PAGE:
Human Resources has a one word antidote that, while it can’t guarantee success, without it you are doomed to failure; that word is document, document, document. Change too has a word that while not guaranteeing success, can make all the difference in the world between success and failure; that word is prepare, prepare, prepare.
Once a decision has been made for the change in the form of growth, merger, or ownership, don’t try to hide the decision.
Change is rarely easy or welcomed in an organizational setting. However, there are ways to make change easier, go more smoothly, and be more effective. The reality is that there will always be hurdles in your tracks, challenges to overcome, and people who try to stop the change train no matter what the change may be. Change failure is high and placing the blame for this failure is, more times than not, given to one element. It doesn’t matter what change model you implement; the beginning of change is the best place to harness the steam of the change engine with one key source of power.
Consistency is a good thing. “Leadership paradoxes” prevent consistency. This is according to a white paper by I/O At Work . This white paper entitled “Leadership Research Trends & Insights” is chock full of interesting ideas and the latest research on leadership. In fact, some of it might make your head spin. I didn’t think that “paradoxes” is a word, but indeed it is. I visited a website about paradoxes by Encyclopedia Britannica and it just gave me a headache. Trying to lead during a paradox situation at work will no doubt give you a headache as well.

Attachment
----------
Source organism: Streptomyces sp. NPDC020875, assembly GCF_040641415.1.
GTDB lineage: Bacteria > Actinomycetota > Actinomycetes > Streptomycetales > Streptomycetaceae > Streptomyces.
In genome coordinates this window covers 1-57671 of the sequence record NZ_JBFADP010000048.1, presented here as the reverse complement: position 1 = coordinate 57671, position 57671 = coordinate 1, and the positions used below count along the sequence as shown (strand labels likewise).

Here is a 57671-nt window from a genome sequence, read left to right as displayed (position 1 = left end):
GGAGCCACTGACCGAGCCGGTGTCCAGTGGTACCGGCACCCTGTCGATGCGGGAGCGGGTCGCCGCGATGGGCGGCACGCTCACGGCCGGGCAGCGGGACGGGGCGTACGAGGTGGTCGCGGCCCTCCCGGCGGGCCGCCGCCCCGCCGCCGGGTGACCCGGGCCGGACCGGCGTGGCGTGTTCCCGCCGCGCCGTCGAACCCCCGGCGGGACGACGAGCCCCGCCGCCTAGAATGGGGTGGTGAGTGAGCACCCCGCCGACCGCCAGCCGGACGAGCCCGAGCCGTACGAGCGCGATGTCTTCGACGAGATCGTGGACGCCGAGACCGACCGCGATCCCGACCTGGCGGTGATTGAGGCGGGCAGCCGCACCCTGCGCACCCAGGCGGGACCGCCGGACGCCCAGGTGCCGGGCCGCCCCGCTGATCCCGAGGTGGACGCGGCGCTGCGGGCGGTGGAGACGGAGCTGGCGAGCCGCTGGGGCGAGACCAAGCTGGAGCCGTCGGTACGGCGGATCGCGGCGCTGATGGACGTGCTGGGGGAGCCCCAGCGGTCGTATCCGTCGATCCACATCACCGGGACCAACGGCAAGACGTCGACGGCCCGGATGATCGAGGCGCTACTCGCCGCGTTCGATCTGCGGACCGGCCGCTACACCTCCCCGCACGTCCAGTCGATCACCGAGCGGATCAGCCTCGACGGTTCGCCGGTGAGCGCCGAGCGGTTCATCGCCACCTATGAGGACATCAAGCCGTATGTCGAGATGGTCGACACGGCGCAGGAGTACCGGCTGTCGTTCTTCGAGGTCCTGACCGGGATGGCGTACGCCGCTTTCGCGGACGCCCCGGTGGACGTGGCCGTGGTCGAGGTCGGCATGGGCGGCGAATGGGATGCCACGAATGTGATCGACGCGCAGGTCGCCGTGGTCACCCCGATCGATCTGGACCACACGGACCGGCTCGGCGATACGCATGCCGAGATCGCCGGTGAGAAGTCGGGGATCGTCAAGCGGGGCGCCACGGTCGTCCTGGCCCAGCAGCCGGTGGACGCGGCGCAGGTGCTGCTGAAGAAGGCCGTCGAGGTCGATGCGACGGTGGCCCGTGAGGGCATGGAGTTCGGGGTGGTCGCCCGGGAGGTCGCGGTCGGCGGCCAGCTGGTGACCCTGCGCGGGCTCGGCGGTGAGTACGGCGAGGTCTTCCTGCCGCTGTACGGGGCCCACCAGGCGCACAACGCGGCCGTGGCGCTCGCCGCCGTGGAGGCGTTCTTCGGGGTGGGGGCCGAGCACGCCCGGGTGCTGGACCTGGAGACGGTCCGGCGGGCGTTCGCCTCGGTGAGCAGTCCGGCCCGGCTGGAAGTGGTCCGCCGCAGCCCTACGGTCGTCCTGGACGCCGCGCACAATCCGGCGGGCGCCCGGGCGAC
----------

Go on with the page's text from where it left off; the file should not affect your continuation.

The white paper offers that leaders who can engage in big picture thinking seem to fare better during paradoxical times. This has to do with the ability to see different perspectives. In other words, the paper goes on, clinging to one philosophy or perspective if you will, just for the sake of chasing consistency never works.